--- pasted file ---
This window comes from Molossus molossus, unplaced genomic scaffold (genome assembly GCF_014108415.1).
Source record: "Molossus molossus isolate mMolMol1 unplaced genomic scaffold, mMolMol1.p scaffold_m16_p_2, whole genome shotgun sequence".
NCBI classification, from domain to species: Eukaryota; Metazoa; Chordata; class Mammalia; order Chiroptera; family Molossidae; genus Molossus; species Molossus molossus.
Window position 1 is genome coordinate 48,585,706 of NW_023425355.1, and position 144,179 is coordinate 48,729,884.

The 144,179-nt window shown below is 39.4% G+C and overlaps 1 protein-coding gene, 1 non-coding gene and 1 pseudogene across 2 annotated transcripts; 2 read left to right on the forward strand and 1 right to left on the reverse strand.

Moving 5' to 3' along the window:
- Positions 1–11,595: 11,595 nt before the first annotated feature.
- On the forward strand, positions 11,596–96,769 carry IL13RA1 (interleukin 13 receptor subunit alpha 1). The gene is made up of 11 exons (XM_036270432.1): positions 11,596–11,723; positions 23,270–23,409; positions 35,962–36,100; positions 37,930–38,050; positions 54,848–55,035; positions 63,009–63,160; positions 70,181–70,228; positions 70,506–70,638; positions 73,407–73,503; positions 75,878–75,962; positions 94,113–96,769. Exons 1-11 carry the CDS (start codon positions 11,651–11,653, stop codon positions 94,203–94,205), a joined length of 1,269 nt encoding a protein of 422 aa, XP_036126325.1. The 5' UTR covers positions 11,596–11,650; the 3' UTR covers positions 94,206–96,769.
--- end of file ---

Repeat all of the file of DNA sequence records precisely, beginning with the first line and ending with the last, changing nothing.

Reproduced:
This window comes from Molossus molossus, unplaced genomic scaffold (genome assembly GCF_014108415.1).
Source record: "Molossus molossus isolate mMolMol1 unplaced genomic scaffold, mMolMol1.p scaffold_m16_p_2, whole genome shotgun sequence".
NCBI classification, from domain to species: Eukaryota; Metazoa; Chordata; class Mammalia; order Chiroptera; family Molossidae; genus Molossus; species Molossus molossus.
Window position 1 is genome coordinate 48,585,706 of NW_023425355.1, and position 144,179 is coordinate 48,729,884.

The 144,179-nt window shown below is 39.4% G+C and overlaps 1 protein-coding gene, 1 non-coding gene and 1 pseudogene across 2 annotated transcripts; 2 read left to right on the forward strand and 1 right to left on the reverse strand.

Moving 5' to 3' along the window:
- Positions 1–11,595: 11,595 nt before the first annotated feature.
- On the forward strand, positions 11,596–96,769 carry IL13RA1 (interleukin 13 receptor subunit alpha 1). The gene is made up of 11 exons (XM_036270432.1): positions 11,596–11,723; positions 23,270–23,409; positions 35,962–36,100; positions 37,930–38,050; positions 54,848–55,035; positions 63,009–63,160; positions 70,181–70,228; positions 70,506–70,638; positions 73,407–73,503; positions 75,878–75,962; positions 94,113–96,769. Exons 1-11 carry the CDS (start codon positions 11,651–11,653, stop codon positions 94,203–94,205), a joined length of 1,269 nt encoding a protein of 422 aa, XP_036126325.1. The 5' UTR covers positions 11,596–11,650; the 3' UTR covers positions 94,206–96,769.